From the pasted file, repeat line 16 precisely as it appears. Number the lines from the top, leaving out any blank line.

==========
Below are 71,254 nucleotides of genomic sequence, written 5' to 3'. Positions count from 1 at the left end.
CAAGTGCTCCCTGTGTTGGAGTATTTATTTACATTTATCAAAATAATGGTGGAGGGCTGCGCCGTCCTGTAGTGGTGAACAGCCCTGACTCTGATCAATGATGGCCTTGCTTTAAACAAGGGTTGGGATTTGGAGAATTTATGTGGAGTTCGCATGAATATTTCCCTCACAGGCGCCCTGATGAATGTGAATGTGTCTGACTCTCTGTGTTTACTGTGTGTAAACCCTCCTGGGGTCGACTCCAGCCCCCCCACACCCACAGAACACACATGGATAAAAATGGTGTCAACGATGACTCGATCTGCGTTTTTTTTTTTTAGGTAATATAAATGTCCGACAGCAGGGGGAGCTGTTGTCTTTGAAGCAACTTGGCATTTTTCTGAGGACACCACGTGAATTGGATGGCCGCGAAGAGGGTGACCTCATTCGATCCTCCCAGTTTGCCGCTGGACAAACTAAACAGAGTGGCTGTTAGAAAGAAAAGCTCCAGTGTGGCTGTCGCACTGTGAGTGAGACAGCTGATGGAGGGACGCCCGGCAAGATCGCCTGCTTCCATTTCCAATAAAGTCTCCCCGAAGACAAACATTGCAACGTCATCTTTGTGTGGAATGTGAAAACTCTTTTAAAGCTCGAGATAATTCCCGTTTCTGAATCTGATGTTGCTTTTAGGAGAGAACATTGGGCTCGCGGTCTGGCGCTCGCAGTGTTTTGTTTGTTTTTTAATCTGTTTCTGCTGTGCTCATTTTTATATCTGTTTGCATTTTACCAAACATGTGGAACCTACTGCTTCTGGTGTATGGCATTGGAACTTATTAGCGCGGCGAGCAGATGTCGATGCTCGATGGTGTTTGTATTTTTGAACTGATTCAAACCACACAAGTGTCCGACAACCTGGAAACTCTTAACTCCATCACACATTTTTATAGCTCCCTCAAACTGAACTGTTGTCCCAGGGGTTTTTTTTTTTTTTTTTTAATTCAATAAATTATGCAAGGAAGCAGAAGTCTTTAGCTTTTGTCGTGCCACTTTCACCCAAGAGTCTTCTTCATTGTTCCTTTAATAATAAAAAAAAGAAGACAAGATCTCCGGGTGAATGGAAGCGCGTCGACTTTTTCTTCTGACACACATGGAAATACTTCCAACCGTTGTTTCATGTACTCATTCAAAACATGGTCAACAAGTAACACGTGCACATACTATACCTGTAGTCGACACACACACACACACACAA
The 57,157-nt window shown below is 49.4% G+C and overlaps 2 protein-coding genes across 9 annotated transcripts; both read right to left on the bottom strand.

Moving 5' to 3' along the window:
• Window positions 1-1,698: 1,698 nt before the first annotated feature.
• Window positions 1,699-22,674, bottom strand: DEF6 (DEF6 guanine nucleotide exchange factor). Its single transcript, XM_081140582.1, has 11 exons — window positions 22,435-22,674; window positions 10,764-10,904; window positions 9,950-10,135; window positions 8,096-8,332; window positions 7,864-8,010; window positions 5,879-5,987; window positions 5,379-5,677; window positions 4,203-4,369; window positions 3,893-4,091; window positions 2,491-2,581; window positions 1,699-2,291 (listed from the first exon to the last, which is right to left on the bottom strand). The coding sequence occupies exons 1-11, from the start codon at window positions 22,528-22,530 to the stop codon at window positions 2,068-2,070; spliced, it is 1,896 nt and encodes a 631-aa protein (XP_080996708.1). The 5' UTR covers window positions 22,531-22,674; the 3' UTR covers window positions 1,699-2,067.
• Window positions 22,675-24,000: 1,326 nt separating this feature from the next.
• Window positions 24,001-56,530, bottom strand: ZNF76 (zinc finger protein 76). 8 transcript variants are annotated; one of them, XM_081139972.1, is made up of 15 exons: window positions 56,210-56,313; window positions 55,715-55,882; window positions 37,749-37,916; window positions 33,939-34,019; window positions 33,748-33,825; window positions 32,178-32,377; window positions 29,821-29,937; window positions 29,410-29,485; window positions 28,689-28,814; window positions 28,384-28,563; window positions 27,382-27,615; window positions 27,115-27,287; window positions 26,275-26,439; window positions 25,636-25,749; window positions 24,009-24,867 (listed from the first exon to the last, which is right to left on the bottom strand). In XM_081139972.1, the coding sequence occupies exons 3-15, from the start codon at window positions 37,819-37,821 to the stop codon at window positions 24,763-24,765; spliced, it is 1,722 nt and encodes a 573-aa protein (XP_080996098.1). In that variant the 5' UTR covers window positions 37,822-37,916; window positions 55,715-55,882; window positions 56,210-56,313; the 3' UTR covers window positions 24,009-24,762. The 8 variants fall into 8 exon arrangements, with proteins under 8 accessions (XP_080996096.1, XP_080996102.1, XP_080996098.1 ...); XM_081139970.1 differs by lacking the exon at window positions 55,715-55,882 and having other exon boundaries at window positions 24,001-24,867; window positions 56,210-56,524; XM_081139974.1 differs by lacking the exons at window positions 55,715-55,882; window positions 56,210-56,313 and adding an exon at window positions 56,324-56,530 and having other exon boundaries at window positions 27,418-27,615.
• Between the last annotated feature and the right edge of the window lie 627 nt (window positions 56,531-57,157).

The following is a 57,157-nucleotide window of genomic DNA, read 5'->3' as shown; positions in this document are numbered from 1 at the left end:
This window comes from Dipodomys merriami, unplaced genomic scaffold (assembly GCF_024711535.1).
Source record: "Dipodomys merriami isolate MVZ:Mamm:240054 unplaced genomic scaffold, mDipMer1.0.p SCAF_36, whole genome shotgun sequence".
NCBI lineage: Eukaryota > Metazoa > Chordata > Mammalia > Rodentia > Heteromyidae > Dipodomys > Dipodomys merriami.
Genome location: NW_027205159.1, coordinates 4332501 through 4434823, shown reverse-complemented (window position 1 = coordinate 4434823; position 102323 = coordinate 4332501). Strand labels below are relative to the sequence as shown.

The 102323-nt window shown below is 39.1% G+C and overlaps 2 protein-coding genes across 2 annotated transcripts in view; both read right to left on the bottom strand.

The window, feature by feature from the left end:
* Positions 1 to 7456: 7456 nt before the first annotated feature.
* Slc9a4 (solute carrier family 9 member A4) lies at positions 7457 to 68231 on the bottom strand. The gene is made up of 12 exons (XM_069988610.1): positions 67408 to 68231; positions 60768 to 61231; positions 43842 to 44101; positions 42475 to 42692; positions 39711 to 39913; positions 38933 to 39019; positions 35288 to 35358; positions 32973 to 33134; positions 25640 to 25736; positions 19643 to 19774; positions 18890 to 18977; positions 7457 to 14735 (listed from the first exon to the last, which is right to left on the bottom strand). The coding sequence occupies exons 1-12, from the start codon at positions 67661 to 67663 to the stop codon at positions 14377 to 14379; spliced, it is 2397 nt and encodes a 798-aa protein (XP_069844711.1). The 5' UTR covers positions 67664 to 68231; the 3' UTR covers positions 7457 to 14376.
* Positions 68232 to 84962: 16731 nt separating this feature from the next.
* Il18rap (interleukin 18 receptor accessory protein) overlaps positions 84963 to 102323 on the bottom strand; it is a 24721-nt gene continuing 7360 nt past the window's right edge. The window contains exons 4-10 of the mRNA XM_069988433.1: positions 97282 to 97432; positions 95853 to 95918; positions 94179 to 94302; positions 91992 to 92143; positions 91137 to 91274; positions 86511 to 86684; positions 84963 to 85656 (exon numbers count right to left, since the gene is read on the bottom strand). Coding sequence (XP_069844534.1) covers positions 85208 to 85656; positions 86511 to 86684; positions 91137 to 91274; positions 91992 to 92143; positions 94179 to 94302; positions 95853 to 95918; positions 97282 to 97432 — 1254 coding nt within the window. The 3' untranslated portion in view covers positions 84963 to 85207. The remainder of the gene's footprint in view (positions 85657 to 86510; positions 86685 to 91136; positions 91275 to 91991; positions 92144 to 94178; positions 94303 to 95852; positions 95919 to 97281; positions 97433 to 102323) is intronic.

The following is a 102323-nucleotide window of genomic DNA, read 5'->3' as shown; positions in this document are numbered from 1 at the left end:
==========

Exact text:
The window, feature by feature from the left end: